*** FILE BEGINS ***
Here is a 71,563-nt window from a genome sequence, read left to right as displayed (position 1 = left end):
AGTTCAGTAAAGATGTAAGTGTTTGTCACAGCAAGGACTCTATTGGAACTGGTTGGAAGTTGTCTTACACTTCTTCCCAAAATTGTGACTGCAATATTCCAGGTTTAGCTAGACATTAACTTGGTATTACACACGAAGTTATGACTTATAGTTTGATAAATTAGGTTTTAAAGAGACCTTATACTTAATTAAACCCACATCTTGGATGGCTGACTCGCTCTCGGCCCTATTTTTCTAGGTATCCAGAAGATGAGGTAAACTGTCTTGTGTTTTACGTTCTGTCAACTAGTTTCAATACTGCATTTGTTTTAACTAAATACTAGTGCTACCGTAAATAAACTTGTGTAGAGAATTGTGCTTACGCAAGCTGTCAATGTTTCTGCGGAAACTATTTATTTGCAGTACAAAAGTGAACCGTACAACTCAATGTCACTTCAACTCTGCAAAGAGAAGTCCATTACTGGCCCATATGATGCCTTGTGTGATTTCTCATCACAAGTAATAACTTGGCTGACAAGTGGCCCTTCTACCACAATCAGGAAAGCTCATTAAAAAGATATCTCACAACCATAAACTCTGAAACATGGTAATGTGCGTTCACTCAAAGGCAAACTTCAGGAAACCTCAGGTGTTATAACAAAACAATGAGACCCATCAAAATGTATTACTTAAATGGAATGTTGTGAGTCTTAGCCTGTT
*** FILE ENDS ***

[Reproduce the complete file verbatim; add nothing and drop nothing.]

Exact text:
Here is a 71,563-nt window from a genome sequence, read left to right as displayed (position 1 = left end):
AGTTCAGTAAAGATGTAAGTGTTTGTCACAGCAAGGACTCTATTGGAACTGGTTGGAAGTTGTCTTACACTTCTTCCCAAAATTGTGACTGCAATATTCCAGGTTTAGCTAGACATTAACTTGGTATTACACACGAAGTTATGACTTATAGTTTGATAAATTAGGTTTTAAAGAGACCTTATACTTAATTAAACCCACATCTTGGATGGCTGACTCGCTCTCGGCCCTATTTTTCTAGGTATCCAGAAGATGAGGTAAACTGTCTTGTGTTTTACGTTCTGTCAACTAGTTTCAATACTGCATTTGTTTTAACTAAATACTAGTGCTACCGTAAATAAACTTGTGTAGAGAATTGTGCTTACGCAAGCTGTCAATGTTTCTGCGGAAACTATTTATTTGCAGTACAAAAGTGAACCGTACAACTCAATGTCACTTCAACTCTGCAAAGAGAAGTCCATTACTGGCCCATATGATGCCTTGTGTGATTTCTCATCACAAGTAATAACTTGGCTGACAAGTGGCCCTTCTACCACAATCAGGAAAGCTCATTAAAAAGATATCTCACAACCATAAACTCTGAAACATGGTAATGTGCGTTCACTCAAAGGCAAACTTCAGGAAACCTCAGGTGTTATAACAAAACAATGAGACCCATCAAAATGTATTACTTAAATGGAATGTTGTGAGTCTTAGCCTGTT